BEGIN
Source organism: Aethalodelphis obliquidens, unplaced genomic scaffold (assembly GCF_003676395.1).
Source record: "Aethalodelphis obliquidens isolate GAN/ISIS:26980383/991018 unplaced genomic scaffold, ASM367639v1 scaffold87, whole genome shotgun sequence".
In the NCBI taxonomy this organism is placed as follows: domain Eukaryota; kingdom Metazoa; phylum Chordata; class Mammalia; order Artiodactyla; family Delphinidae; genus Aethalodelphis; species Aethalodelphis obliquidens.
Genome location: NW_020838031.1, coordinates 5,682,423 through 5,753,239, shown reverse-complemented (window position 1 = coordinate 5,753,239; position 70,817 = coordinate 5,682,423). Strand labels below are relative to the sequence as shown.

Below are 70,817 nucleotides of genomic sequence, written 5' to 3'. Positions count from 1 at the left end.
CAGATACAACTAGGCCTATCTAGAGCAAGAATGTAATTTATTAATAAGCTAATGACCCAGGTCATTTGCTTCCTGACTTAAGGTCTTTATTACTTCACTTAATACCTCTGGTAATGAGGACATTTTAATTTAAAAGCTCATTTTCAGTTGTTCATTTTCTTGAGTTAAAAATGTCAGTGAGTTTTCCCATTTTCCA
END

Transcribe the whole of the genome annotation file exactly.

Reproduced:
Source organism: Aethalodelphis obliquidens, unplaced genomic scaffold (assembly GCF_003676395.1).
Source record: "Aethalodelphis obliquidens isolate GAN/ISIS:26980383/991018 unplaced genomic scaffold, ASM367639v1 scaffold87, whole genome shotgun sequence".
In the NCBI taxonomy this organism is placed as follows: domain Eukaryota; kingdom Metazoa; phylum Chordata; class Mammalia; order Artiodactyla; family Delphinidae; genus Aethalodelphis; species Aethalodelphis obliquidens.
Genome location: NW_020838031.1, coordinates 5,682,423 through 5,753,239, shown reverse-complemented (window position 1 = coordinate 5,753,239; position 70,817 = coordinate 5,682,423). Strand labels below are relative to the sequence as shown.

Below are 70,817 nucleotides of genomic sequence, written 5' to 3'. Positions count from 1 at the left end.
CAGATACAACTAGGCCTATCTAGAGCAAGAATGTAATTTATTAATAAGCTAATGACCCAGGTCATTTGCTTCCTGACTTAAGGTCTTTATTACTTCACTTAATACCTCTGGTAATGAGGACATTTTAATTTAAAAGCTCATTTTCAGTTGTTCATTTTCTTGAGTTAAAAATGTCAGTGAGTTTTCCCATTTTCCA